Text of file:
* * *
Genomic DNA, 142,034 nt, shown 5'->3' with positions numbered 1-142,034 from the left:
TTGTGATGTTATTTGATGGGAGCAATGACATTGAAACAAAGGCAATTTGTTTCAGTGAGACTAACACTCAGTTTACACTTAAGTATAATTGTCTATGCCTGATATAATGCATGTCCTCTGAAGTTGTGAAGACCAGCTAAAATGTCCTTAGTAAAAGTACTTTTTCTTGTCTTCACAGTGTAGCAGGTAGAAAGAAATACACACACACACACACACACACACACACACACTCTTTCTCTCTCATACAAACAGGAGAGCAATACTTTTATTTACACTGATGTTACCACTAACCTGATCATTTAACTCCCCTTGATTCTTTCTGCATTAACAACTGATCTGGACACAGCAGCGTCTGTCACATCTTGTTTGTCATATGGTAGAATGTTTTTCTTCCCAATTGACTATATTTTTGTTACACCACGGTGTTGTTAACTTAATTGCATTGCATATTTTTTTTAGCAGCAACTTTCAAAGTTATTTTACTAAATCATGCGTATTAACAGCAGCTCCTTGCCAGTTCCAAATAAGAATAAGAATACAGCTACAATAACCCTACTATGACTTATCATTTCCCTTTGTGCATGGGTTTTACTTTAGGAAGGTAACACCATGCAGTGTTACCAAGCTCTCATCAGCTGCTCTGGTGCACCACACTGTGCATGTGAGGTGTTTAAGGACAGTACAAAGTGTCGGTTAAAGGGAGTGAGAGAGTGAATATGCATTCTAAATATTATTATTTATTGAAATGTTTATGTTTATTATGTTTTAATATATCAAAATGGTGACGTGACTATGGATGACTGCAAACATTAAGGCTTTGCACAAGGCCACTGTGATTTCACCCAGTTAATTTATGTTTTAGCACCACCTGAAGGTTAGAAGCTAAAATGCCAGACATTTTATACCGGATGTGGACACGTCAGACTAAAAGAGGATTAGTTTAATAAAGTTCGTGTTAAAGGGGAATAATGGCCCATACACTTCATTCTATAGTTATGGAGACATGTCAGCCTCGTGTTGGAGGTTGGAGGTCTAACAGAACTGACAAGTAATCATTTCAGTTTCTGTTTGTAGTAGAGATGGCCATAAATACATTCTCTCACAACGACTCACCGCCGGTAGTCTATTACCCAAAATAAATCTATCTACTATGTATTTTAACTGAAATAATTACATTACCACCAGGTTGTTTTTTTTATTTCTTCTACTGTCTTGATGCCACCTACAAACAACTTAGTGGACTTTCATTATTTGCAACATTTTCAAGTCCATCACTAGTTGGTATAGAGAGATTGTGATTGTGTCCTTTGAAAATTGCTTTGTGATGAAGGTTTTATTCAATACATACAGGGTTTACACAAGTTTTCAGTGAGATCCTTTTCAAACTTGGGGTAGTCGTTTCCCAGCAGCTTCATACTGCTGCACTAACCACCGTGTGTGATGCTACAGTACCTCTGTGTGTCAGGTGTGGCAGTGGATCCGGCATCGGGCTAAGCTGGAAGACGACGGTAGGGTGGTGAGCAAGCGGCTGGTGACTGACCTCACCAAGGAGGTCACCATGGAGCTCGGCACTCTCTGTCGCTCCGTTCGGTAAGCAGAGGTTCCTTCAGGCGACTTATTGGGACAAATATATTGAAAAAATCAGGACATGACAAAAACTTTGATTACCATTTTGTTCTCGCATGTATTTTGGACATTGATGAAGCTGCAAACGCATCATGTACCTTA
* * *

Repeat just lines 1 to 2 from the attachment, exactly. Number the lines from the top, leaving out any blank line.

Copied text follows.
Genomic DNA, 142,034 nt, shown 5'->3' with positions numbered 1-142,034 from the left:
TTGTGATGTTATTTGATGGGAGCAATGACATTGAAACAAAGGCAATTTGTTTCAGTGAGACTAACACTCAGTTTACACTTAAGTATAATTGTCTATGCCTGATATAATGCATGTCCTCTGAAGTTGTGAAGACCAGCTAAAATGTCCTTAGTAAAAGTACTTTTTCTTGTCTTCACAGTGTAGCAGGTAGAAAGAAATACACACACACACACACACACACACACACACACTCTTTCTCTCTCATACAAACAGGAGAGCAATACTTTTATTTACACTGATGTTACCACTAACCTGATCATTTAACTCCCCTTGATTCTTTCTGCATTAACAACTGATCTGGACACAGCAGCGTCTGTCACATCTTGTTTGTCATATGGTAGAATGTTTTTCTTCCCAATTGACTATATTTTTGTTACACCACGGTGTTGTTAACTTAATTGCATTGCATATTTTTTTTAGCAGCAACTTTCAAAGTTATTTTACTAAATCATGCGTATTAACAGCAGCTCCTTGCCAGTTCCAAATAAGAATAAGAATACAGCTACAATAACCCTACTATGACTTATCATTTCCCTTTGTGCATGGGTTTTACTTTAGGAAGGTAACACCATGCAGTGTTACCAAGCTCTCATCAGCTGCTCTGGTGCACCACACTGTGCATGTGAGGTGTTTAAGGACAGTACAAAGTGTCGGTTAAAGGGAGTGAGAGAGTGAATATGCATTCTAAATATTATTATTTATTGAAATGTTTATGTTTATTATGTTTTAATATATCAAAATGGTGACGTGACTATGGATGACTGCAAACATTAAGGCTTTGCACAAGGCCACTGTGATTTCACCCAGTTAATTTATGTTTTAGCACCACCTGAAGGTTAGAAGCTAAAATGCCAGACATTTTATACCGGATGTGGACACGTCAGACTAAAAGAGGATTAGTTTAATAAAGTTCGTGTTAAAGGGGAATAATGGCCCATACACTTCATTCTATAGTTATGGAGACATGTCAGCCTCGTGTTGGAGGTTGGAGGTCTAACAGAACTGACAAGTAATCATTTCAGTTTCTGTTTGTAGTAGAGATGGCCATAAATACATTCTCTCACAACGACTCACCGCCGGTAGTCTATTACCCAAAATAAATCTATCTACTATGTATTTTAACTGAAATAATTACATTACCACCAGGTTGTTTTTTTTATTTCTTCTACTGTCTTGATGCCACCTACAAACAACTTAGTGGACTTTCATTATTTGCAACATTTTCAAGTCCATCACTAGTTGGTATAGAGAGATTGTGATTGTGTCCTTTGAAAATTGCTTTGTGATGAAGGTTTTATTCAATACATACAGGGTTTACACAAGTTTTCAGTGAGATCCTTTTCAAACTTGGGGTAGTCGTTTCCCAGCAGCTTCATACTGCTGCACTAACCACCGTGTGTGATGCTACAGTACCTCTGTGTGTCAGGTGTGGCAGTGGATCCGGCATCGGGCTAAGCTGGAAGACGACGGTAGGGTGGTGAGCAAGCGGCTGGTGACTGACCTCACCAAGGAGGTCACCATGGAGCTCGGCACTCTCTGTCGCTCCGTTCGGTAAGCAGAGGTTCCTTCAGGCGACTTATTGGGACAAATATATTGAAAAAATCAGGACATGACAAAAACTTTGATTACCATTTTGTTCTCGCATGTATTTTGGACATTGATGAAGCTGCAAACGCATCATGTACCTTA